Tuesday, March 22, 2011

Religion as Revenge: Nietzsche (2)

That there is no one morality, no one perspective from which to judge or to guarantee what is right and wrong, is part of what Nietzsche is referring to when he writes that ‘God is dead.’

Briefly examining his “death of God” thesis will enable us to begin to recognise the relationship between his genealogy of morals and his critique of religion. The parable that most clearly expresses this thesis is found in Section 125, “The Madman,” of The Gay Science,

Haven’t you heard of that madman who in the bright morning lit a lantern and ran around the marketplace crying incessantly, “I’m looking for God! I’m looking for God!”

Since many of those who did not believe in God were standing around together just then, he caused great laughter. Has he been lost, then? asked one. Did he lose his way like a child? asked another. Or is he hiding? Is he afraid of us? Has he gone to sea? Emigrated? – Thus they shouted and laughed, one interrupting the other.

The madman jumped into their midst and pierced them with his eyes. “Where is God?” he cried; “I’ll tell you! We have killed him – you and I! We are all his murderers.

“But how did we do this? How were we able to drink up the sea? Who gave us the sponge to wipe away the entire horizon? What were we doing when we unchained this earth from its sun? Where is it moving to now? Where are we moving to? Away from all suns? Are we not continually falling? And backwards, sidewards, forwards, in all directions? Is there still an up and a down? Aren’t we straying as though through an infinite nothing? Isn’t empty space breathing at us? Hasn’t it got colder? Isn’t night and more night coming again and again? Don’t lanterns have to be lit in the morning?

“Do we still hear nothing of the noise of the grave-diggers who are burying God? Do we still smell nothing of the divine decomposition? – Gods, too, decompose! God is dead! God remains dead! And we have killed him! How can we console ourselves, the murderers of all murderers! The holiest and the mightiest thing the world has ever possessed has bled to death under our knives: who will wipe this blood from us? With what water could we clean ourselves? What festivals of atonement, what holy games will we have to invent for ourselves? Is the magnitude of this deed not too great for us? Do we not ourselves have to become gods merely to appear worthy of it? There was never a greater deed – and whoever is born after us will on account of this deed belong to a higher history than all history up to now!”

Here the madman fell silent and looked again at his listeners; they too were silent and look at him disconcertedly.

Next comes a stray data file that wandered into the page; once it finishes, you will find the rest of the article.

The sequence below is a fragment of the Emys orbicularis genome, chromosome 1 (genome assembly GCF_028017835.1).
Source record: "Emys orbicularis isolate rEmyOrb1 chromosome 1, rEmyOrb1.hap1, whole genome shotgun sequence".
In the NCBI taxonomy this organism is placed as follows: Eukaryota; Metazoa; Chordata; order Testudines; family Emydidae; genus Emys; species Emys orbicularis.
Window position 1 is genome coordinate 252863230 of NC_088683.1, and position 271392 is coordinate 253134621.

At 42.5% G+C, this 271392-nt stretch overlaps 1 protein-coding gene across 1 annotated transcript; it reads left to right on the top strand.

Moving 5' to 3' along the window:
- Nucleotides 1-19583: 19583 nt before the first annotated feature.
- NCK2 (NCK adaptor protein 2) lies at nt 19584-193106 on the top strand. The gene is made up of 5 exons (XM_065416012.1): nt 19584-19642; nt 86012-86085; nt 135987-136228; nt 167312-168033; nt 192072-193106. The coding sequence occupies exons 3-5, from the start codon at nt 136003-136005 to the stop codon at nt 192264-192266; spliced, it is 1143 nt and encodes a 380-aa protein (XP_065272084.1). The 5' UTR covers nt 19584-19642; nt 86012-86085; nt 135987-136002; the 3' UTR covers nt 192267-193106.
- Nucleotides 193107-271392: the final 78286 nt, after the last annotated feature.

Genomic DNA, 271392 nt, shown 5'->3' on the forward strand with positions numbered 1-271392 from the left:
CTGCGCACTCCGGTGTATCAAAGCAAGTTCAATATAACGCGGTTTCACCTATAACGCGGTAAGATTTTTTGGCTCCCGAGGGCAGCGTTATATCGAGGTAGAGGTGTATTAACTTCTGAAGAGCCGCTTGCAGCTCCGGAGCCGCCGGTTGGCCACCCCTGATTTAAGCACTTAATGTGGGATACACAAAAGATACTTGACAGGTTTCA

Finally he threw his lantern on the ground so that it broke into pieces and went out. “I come too early,” he then said; “my time is not yet. This tremendous event is still on its way, wandering; it has not yet reached the ears of men. Lightening and thunder need time; the light of the stars needs time; deeds need time, even after they are done, in order to be seen and heard, This deed is still more remote to them than the remotest stars – and yet they have done it themselves!

It is still recounted how on the same day the madman forced his way into several churches and there started singing his requiem aeternam deo. Led out and called to account, he is said always to have replied nothing but, “What then are these churches now if not the tombs and sepulchres of God?”

Primarily addressed to those who do not believe in God, the madman’s proclamation of the death of God remains prophetic even to atheists, since this death is ‘too great, too remote from the multitude’s capacity for comprehension even for the tiding of it to be thought of having arrived as yet’ (The Gay Science, cited in Spinks, Friedrich Nietzsche, p.118). The idea of God’s death is ‘too great’ to comprehend because, when, as Nietzsche observes, God has become nothing more than the foundation for and guarantee of meaning and purpose, the death of God brings the death of any absolute (religious or non-religious) systems of value and morality.

As a ‘prophet of doom’ to both theists and atheists, then, Nietzsche’s madman announces the death of any viable “God’s eye” perspective on, transcendent source of, or justification for any universal moral principles, including those provided by atheistic Reason. When Martin Heidegger writes that, now, ‘[t]he ultimate blow against God and against the suprasensory world consists in the fact that God, the first of beings, is degraded to the highest value,’ he explains that, after the death of God, “God” becomes – in an elevation that is simultaneously a degradation – a “value,” a tradition, a custom to obey, an instrument of the human will to power. ("The Word of Nietzsche: 'God is Dead'" in The Question Concerning Technology and Other Essays, p.105).

No comments: